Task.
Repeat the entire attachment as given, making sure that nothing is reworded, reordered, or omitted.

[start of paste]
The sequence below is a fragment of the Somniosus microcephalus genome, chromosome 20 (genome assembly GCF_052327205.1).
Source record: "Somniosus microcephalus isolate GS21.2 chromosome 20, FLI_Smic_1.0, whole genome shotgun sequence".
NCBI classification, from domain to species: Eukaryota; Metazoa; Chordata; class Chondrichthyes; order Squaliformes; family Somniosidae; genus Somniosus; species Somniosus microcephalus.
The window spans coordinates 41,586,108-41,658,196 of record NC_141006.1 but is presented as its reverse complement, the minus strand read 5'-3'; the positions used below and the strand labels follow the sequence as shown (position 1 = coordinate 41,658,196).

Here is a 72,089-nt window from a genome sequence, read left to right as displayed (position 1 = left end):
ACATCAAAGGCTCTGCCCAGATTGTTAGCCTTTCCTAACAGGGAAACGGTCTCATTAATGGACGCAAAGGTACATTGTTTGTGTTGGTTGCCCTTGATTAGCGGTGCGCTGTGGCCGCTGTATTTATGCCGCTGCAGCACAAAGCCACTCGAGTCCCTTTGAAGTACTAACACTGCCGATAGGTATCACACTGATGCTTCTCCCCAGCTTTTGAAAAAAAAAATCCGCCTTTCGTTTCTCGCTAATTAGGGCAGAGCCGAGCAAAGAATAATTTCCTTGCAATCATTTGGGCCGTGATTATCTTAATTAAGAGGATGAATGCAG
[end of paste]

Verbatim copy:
The sequence below is a fragment of the Somniosus microcephalus genome, chromosome 20 (genome assembly GCF_052327205.1).
Source record: "Somniosus microcephalus isolate GS21.2 chromosome 20, FLI_Smic_1.0, whole genome shotgun sequence".
NCBI classification, from domain to species: Eukaryota; Metazoa; Chordata; class Chondrichthyes; order Squaliformes; family Somniosidae; genus Somniosus; species Somniosus microcephalus.
The window spans coordinates 41,586,108-41,658,196 of record NC_141006.1 but is presented as its reverse complement, the minus strand read 5'-3'; the positions used below and the strand labels follow the sequence as shown (position 1 = coordinate 41,658,196).

Here is a 72,089-nt window from a genome sequence, read left to right as displayed (position 1 = left end):
ACATCAAAGGCTCTGCCCAGATTGTTAGCCTTTCCTAACAGGGAAACGGTCTCATTAATGGACGCAAAGGTACATTGTTTGTGTTGGTTGCCCTTGATTAGCGGTGCGCTGTGGCCGCTGTATTTATGCCGCTGCAGCACAAAGCCACTCGAGTCCCTTTGAAGTACTAACACTGCCGATAGGTATCACACTGATGCTTCTCCCCAGCTTTTGAAAAAAAAAATCCGCCTTTCGTTTCTCGCTAATTAGGGCAGAGCCGAGCAAAGAATAATTTCCTTGCAATCATTTGGGCCGTGATTATCTTAATTAAGAGGATGAATGCAG